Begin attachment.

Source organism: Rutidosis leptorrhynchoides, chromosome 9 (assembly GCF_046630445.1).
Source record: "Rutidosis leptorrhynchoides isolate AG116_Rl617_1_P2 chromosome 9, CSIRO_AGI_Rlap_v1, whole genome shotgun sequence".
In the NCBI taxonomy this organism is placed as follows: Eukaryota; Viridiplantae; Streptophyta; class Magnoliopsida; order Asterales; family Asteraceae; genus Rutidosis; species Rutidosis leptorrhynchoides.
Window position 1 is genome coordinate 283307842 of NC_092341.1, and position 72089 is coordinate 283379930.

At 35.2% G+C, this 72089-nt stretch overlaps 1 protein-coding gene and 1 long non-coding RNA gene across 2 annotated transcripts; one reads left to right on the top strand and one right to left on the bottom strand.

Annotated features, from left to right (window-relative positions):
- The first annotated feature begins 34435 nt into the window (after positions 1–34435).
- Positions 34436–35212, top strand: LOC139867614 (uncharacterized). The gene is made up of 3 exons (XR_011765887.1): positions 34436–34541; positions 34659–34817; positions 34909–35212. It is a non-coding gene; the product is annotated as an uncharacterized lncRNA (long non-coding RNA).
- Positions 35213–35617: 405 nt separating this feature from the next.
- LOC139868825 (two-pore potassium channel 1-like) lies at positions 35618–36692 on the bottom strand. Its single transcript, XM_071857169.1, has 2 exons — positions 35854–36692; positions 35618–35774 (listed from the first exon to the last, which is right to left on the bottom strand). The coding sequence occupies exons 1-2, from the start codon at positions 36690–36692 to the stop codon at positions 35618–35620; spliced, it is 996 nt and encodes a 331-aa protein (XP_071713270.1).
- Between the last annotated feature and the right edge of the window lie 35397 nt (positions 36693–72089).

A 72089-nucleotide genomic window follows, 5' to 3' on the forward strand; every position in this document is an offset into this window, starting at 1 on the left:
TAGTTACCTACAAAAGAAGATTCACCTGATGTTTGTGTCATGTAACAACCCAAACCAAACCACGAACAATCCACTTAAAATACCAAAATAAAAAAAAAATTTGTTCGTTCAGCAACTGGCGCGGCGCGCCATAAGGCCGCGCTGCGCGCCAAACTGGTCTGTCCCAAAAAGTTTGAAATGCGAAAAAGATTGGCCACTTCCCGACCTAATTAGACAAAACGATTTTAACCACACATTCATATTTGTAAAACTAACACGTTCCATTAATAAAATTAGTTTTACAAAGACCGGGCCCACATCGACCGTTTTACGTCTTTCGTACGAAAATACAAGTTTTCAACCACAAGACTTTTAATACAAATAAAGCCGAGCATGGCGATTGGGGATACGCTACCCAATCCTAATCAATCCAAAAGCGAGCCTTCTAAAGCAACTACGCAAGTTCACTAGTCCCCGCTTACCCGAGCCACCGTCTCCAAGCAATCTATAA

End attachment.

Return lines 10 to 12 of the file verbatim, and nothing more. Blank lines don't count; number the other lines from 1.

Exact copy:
- LOC139868825 (two-pore potassium channel 1-like) lies at positions 35618–36692 on the bottom strand. Its single transcript, XM_071857169.1, has 2 exons — positions 35854–36692; positions 35618–35774 (listed from the first exon to the last, which is right to left on the bottom strand). The coding sequence occupies exons 1-2, from the start codon at positions 36690–36692 to the stop codon at positions 35618–35620; spliced, it is 996 nt and encodes a 331-aa protein (XP_071713270.1).
- Between the last annotated feature and the right edge of the window lie 35397 nt (positions 36693–72089).

A 72089-nucleotide genomic window follows, 5' to 3' on the forward strand; every position in this document is an offset into this window, starting at 1 on the left: